Updated: Nov 25, 2020
What happened in 2019?
In 2019 the U.S. House of Representatives voted on the controversial “Equality Act.” The bill would amend the Civil Rights Act of 1964 and the Fair Housing Act to “prohibit discrimination” on the basis of gender identity and sexual orientation.
What is the Equality Act?
The Equality Act would amend two landmark civil-rights laws—the Civil Rights Act of 1964 and the Fair Housing Act—to change the definition of “sex.” Instead of the term being solely in reference to biological men and women, it would also cover sexual orientation or gender identity for the purposes of employment, housing, public accommodations, jury service, education, and federal programs.
According to the bill, the term “sexual orientation” means homosexuality, heterosexuality, or bisexuality, and “gender identity” means the gender-related identity, appearance, mannerisms, or other gender-related characteristics of an individual, regardless of the individual’s designated sex at birth.
The bill also explicitly states, “The Religious Freedom Restoration Act of 1993 (42 U.S.C. 2000bb et seq.) shall not provide a claim concerning, or a defense to a claim under, a covered title, or provide a basis for challenging the application or enforcement of a covered title.” (See also: 9 Things You Should Know About the Religious Freedom Restoration Act.)
Who supports the Equality Act?
Support for the Equality Act is embedded in the language of the Democratic Party platform, which says, “Democrats will always fight to end discrimination on the basis of . . . sexual orientation, [and] gender identity . . . ”
In the House, the bill has 240 co-sponsors, including every Democrat and three Republicans (Brian K. Fitzpatrick of Pennsylvania, John Katko of New York, and Jenniffer Gonzalez-Colon of Puerto Rico). In the Senate, the bill has 46 co-sponsors, including 45 Democrats and one Republican (Susan Collins of Maine).
Several large corporations have also endorsed the bill, including Amazon, Apple, AT&T, Coca-Cola, eBay, Facebook, Google, Johnson & Johnson, Microsoft, PepsiCo, UPS, Verizon, and Wells Fargo.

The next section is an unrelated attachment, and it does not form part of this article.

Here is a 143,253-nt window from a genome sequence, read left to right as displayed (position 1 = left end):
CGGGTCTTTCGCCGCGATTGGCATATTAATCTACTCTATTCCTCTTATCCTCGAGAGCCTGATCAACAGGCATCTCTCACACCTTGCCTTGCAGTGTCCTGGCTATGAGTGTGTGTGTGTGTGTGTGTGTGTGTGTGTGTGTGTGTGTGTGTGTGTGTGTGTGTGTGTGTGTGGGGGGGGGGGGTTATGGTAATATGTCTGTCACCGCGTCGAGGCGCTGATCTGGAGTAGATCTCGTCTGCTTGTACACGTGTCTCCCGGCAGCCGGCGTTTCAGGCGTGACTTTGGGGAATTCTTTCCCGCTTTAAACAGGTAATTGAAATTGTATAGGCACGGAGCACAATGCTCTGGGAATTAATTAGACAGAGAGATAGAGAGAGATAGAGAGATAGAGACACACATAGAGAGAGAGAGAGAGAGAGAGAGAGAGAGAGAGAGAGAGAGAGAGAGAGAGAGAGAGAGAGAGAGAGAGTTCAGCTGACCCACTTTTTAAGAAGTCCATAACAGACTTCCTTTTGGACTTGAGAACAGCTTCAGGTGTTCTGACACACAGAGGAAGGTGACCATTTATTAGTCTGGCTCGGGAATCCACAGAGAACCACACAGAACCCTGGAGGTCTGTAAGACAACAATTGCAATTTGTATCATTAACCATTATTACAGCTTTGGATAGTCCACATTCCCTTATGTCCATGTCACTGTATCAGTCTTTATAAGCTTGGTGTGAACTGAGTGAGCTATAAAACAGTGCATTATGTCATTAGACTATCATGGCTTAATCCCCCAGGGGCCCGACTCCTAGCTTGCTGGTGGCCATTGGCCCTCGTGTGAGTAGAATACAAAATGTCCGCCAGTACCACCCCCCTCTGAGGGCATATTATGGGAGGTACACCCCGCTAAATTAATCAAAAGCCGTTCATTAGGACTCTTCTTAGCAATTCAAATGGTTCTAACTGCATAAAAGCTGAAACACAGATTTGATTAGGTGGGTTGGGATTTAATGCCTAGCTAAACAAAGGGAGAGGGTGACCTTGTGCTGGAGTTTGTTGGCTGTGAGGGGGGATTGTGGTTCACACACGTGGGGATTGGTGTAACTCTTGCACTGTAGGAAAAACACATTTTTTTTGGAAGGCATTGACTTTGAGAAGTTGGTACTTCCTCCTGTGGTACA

Who opposes the Equality Act?
A coalition of 86 faith-based nonprofits, religious entities, and institutions of higher education sent a letter to Congress stating their opposition to the Equality Act.
Almost all Republicans in the U.S. Senate are also expected to vote against the bill.
How is the vote connected to the upcoming Supreme Court cases on LGBT discrimination?
Earlier this week the Supreme Court announced it has accepted three cases involving homosexuals and transgender persons who claim they were discriminated against at work. The Court will rule on whether current federal anti-discrimination laws protect employees based on sexual orientation and gender identity.
Drew Hammill, spokesperson for House Speaker Nancy Pelosi (D-Calif.) said the Court’s decision to hear those cases will have “no impact” on the legislative process for the Equality Act. “I would just make the point that House passage sends a strong message to SCOTUS,” Hammill said.
What is the concern Christians have about the Equality Act?
As Andrew T. Walker wrote in an article for TGC, “The bill represents the most invasive threat to religious liberty ever proposed in America. Given that it touches areas of education, public accommodation, employment, and federal funding, were it to pass, its sweeping effects on religious liberty, free speech, and freedom of conscience would be both historic and also chilling.”
“Virtually no area of American life would emerge unscathed from the Equality Act’s reach,” Walker adds. “No less significant would be the long-term effects of how the law would shape the moral imagination of future generations.”
Twenty-four states have similar laws and the consequences for residents of those states have been disastrous, says Monica Burke, research assistant in the DeVos Center for Religion and Civil Society at The Heritage Foundation. “These policies are not being used to promote equality,” Burke says. “Instead, they are being used as a blunt-force weapon to ban disagreement on marriage and sexuality by punishing dissenters.”
Some of the examples cited by Burke include a teacher in Virginia who was fired for failing to use a female student’s preferred masculine pronouns, and a professor in Ohio who was disciplined for doing the same. A homeless shelter for abused women in Alaska has been sued for refusing to admit a biological male, and in Illinois, California, and Vermont, foster parents are expected to provide children suffering from gender dysphoria with transition-affirming therapies over parents’ medical or moral objections.
“Every human being ought to be treated with dignity, but placing sexual orientation and gender identity as protected classes in this kind of legislation would have harmful consequences,” said Russell Moore,
president of the Southern Baptist Ethics & Religious Liberty Commission and TGC Council member.
“This legislation would make the situation worse in this country,” Moore adds, “both in terms of religious freedom and in terms of finding ways for Americans who disagree to work together for the common good.”
is an editor for The Gospel Coalition, author of The Life and Faith Field Guide for Parents, the editor of the NIV Lifehacks Bible, and the co-author of How to Argue Like Jesus: Learning Persuasion from History’s Greatest Communicator. He also serves as an executive pastor at the McLean Bible Church Arlington campus in Arlington, Virginia. You can follow him on Twitter.